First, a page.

Early summer heat kicking my *kitten*!

Jthanmyfitnesspal
Jthanmyfitnesspal Posts: 3,242 Member
edited June 2022 in Fitness and Exercise
I had a harder time working out this spring due to COVID in April and a big move in May. I gained a little weight, too. Now the weather is warming up a but (still only in the low 80s), and running/cycling workouts are kicking my *kitten*. Plus, I'm trying to cut the pounds, which also makes my normal workouts a little bit harder. In general, I'm struggling, but not giving up. :#

(My swim workouts are about the same, however. Gotta love that water on a hot day. B) )

I know that I need to hydrate regularly before 1hr workouts, but it can be hard. I find I like to chug up to 16oz right before I go so it's more likely to come out the pores than via the bladder-- ideally with electrolyte drink. Also, it can help to eat a banana or something. It takes just a little planning and I haven't been getting it right lately.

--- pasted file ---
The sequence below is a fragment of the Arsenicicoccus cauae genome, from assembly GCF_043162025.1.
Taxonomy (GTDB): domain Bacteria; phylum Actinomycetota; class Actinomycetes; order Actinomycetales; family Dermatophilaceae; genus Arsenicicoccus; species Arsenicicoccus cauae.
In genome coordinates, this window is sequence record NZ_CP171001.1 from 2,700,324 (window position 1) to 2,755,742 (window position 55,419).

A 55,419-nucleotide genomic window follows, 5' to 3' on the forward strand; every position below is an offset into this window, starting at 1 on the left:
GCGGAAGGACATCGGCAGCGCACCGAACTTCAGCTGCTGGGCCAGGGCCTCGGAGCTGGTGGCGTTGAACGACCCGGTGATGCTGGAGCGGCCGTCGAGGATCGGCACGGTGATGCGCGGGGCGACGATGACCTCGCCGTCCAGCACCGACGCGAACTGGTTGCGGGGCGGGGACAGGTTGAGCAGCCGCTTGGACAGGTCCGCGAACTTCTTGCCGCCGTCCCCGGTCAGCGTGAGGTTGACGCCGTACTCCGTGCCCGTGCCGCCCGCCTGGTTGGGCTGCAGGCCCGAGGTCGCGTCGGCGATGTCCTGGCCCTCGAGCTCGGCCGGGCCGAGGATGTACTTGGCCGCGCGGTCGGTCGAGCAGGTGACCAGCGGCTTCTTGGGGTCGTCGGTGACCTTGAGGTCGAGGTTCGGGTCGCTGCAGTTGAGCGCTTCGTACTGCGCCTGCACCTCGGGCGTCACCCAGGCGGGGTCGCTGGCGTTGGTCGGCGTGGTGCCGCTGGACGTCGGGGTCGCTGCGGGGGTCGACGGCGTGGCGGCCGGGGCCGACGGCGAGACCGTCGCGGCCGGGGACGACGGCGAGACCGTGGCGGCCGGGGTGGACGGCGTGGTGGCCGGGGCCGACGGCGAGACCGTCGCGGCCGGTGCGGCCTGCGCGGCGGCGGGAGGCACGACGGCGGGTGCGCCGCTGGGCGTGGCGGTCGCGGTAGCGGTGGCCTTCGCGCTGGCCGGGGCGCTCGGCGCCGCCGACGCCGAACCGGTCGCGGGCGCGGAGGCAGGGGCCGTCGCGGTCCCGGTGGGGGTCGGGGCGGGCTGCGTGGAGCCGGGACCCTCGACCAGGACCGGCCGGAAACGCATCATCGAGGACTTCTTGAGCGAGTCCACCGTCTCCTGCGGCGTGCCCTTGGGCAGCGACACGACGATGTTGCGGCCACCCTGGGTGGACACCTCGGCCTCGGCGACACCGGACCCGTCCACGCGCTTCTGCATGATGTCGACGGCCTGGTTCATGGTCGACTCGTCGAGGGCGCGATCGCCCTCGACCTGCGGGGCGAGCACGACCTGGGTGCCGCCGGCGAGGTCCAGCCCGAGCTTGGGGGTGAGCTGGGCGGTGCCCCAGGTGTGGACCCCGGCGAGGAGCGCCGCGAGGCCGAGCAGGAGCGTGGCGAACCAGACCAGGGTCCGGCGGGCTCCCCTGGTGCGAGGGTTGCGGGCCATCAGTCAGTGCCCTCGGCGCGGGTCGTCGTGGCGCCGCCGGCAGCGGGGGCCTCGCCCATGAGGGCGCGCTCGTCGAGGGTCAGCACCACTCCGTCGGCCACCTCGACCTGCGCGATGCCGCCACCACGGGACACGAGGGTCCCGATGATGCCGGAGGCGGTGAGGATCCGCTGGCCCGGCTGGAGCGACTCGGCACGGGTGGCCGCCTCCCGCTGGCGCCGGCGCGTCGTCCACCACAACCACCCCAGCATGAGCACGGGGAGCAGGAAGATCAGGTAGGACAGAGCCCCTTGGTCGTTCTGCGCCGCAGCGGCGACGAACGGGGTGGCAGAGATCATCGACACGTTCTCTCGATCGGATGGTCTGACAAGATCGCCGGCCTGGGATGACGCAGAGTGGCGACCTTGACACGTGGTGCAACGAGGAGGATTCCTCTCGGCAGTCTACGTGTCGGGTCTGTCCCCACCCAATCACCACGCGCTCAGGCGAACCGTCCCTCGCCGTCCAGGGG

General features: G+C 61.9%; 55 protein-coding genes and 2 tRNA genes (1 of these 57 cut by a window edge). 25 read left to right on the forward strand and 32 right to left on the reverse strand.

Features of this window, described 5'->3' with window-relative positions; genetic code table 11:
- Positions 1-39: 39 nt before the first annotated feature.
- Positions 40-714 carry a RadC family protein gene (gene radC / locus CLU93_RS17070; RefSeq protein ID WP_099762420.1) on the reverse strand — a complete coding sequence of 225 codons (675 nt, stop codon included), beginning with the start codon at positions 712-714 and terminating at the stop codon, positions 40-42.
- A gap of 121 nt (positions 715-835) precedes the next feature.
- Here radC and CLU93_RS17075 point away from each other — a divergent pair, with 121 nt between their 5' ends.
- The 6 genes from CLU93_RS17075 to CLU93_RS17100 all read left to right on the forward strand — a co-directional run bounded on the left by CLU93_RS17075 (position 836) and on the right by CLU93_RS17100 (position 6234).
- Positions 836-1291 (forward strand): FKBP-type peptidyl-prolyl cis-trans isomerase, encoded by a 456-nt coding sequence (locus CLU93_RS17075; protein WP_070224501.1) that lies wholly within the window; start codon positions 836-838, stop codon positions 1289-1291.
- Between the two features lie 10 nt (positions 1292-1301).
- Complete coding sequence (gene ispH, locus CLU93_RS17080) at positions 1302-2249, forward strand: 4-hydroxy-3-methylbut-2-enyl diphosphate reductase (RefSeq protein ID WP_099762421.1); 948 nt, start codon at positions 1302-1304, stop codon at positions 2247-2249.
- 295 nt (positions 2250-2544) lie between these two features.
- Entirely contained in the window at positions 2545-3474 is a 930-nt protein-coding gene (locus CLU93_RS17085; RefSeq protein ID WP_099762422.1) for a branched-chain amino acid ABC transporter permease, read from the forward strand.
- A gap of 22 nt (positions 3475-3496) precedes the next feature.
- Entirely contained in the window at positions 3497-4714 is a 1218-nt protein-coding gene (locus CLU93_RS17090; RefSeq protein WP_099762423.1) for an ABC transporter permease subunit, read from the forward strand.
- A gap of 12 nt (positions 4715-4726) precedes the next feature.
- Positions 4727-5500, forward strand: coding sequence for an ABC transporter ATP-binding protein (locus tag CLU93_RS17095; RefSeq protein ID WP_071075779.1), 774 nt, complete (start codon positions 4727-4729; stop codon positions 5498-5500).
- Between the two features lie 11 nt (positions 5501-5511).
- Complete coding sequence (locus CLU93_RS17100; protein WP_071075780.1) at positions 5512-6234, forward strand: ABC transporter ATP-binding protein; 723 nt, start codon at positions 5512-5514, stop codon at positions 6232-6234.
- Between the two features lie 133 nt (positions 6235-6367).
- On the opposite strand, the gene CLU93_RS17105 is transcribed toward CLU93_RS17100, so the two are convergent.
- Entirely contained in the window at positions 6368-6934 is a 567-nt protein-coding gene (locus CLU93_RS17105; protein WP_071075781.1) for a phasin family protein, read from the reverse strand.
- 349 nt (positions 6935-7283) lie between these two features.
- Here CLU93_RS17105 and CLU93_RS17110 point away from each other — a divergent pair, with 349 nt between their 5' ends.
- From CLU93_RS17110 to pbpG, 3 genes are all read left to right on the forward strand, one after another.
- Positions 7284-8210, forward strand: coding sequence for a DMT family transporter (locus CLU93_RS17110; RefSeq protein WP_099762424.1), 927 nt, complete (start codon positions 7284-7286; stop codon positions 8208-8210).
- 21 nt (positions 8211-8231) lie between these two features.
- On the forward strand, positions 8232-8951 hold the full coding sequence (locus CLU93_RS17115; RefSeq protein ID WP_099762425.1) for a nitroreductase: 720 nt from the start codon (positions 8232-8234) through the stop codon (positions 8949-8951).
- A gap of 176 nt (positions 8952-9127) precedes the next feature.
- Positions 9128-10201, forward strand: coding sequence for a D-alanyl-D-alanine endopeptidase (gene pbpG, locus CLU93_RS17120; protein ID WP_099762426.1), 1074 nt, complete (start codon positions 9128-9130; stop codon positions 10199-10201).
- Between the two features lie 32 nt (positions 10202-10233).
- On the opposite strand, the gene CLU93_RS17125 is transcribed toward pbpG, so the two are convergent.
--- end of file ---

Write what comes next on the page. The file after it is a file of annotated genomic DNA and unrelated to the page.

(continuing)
What do y'all do to beat the heat?

Replies

  • cwolfman13
    cwolfman13 Posts: 41,304 Member
    As I've aged, the heat bothers me more and more...it didn't used to bother me at all to go for an afternoon ride in the summer with temps around 100* (which is the norm right now), but these days I just can't do it. I'm good to about 90*, but after that it's a no go. I run on Mondays and Wednesdays during my lunch break (11:30AM) where I still find it comfortable enough to run outdoors as temps are generally 85-90*.

    For cycling in the summer I either drag my butt out of bed early to ride or Zwift in the afternoon...rides are typically Tuesday, Thursday, and Sunday...on Sundays I just go mid morning around 9:30/10 AM when it's still very pleasant to be outdoors. I've also been doing more trail riding than road and my trails tend to have a good bit of shade since they run through the Bosque along the Rio Grande...but the shade isn't much help in the late afternoon/early evening when it's 102*. At least we don't have humidity here.
  • AnnPT77
    AnnPT77 Posts: 26,979 Member
    I've never handled heat well, and that may've been extra true while I was still obese but active in an outdoor sport.

    I do find that I become more conditioned to heat if I take it gradually. Some years, the weather here cooperates, by mostly warming gradually. This year the weather didn't help, went quickly from freakin' cold to hot/humid quite rapidly. Under those conditions, I keep the outdoor exercise much lower intensity and/or lower volume at first, build back gradually.